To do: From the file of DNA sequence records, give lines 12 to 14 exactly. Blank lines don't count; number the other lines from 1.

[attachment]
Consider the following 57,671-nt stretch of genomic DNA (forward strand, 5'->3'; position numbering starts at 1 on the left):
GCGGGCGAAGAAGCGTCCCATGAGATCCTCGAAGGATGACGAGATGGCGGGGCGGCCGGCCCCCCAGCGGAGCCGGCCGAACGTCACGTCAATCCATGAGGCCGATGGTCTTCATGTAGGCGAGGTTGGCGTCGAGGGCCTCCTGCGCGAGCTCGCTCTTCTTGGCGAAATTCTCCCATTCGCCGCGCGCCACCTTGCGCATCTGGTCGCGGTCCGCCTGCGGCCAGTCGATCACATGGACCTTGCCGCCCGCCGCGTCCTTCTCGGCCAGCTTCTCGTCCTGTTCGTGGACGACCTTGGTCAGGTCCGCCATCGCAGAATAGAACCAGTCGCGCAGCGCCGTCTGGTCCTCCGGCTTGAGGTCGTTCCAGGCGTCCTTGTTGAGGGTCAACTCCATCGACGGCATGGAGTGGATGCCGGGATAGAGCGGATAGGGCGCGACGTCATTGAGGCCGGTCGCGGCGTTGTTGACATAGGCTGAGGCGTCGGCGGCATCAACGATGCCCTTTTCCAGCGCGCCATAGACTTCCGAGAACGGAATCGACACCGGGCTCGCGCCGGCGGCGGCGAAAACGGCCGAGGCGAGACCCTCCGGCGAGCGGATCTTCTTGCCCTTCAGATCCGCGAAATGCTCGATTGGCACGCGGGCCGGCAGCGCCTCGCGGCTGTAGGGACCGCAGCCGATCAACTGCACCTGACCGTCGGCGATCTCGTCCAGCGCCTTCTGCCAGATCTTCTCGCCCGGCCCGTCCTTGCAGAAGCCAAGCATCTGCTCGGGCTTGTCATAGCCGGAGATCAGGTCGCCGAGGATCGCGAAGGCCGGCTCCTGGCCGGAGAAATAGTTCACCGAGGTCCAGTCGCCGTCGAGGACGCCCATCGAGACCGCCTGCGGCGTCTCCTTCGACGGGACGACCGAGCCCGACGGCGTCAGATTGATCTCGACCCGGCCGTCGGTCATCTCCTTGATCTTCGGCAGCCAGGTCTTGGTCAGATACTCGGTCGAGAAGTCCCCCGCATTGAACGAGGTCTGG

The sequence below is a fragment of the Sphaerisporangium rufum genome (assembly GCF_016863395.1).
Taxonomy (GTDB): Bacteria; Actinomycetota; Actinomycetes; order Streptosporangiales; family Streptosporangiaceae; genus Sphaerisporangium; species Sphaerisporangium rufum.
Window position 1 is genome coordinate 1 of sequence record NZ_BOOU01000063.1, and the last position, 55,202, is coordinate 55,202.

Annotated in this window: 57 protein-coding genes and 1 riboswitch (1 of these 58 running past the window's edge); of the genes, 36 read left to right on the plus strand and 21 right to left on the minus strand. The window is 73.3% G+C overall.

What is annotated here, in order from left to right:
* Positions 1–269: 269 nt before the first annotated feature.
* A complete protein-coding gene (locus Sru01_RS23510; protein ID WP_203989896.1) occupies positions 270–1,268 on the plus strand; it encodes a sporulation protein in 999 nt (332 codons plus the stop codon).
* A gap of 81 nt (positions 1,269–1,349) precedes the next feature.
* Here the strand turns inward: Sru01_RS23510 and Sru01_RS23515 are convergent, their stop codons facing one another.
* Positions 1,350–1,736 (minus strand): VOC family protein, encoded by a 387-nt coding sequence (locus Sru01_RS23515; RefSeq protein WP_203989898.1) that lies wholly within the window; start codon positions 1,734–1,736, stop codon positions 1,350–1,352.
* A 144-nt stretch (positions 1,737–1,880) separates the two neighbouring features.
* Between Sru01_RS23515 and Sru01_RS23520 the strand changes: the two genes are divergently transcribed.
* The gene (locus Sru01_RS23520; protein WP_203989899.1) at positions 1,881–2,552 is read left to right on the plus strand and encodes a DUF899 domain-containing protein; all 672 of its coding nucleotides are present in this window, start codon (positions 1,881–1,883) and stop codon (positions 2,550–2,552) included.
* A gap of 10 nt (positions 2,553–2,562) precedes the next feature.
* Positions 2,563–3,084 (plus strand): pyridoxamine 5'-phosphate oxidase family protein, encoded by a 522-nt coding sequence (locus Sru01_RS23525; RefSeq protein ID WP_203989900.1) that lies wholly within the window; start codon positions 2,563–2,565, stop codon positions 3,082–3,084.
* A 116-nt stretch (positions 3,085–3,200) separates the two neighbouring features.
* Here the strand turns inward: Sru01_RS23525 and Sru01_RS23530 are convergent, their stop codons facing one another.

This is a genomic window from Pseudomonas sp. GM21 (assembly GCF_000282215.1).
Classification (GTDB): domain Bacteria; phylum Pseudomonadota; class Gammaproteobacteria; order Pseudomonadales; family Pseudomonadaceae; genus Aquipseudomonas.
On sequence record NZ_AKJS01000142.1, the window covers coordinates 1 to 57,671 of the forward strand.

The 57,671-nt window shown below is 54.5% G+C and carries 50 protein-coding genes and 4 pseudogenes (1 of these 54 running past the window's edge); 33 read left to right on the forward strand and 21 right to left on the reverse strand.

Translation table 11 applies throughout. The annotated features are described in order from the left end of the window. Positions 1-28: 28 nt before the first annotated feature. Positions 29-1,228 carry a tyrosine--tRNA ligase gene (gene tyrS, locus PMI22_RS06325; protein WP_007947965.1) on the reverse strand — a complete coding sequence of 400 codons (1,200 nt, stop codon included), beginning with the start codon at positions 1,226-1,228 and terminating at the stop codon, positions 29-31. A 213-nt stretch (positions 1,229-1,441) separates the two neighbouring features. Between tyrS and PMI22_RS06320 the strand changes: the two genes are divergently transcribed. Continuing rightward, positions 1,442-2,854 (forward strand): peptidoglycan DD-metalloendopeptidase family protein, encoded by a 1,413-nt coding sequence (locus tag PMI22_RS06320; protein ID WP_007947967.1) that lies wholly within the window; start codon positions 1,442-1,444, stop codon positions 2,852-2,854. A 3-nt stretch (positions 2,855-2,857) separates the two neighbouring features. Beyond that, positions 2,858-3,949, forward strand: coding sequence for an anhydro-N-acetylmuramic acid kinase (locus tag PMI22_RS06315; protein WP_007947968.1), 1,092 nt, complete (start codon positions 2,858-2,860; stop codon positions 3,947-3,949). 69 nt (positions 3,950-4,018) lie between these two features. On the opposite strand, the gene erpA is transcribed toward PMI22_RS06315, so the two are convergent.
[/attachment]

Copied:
* Positions 1,350–1,736 (minus strand): VOC family protein, encoded by a 387-nt coding sequence (locus Sru01_RS23515; RefSeq protein WP_203989898.1) that lies wholly within the window; start codon positions 1,734–1,736, stop codon positions 1,350–1,352.
* A 144-nt stretch (positions 1,737–1,880) separates the two neighbouring features.
* Between Sru01_RS23515 and Sru01_RS23520 the strand changes: the two genes are divergently transcribed.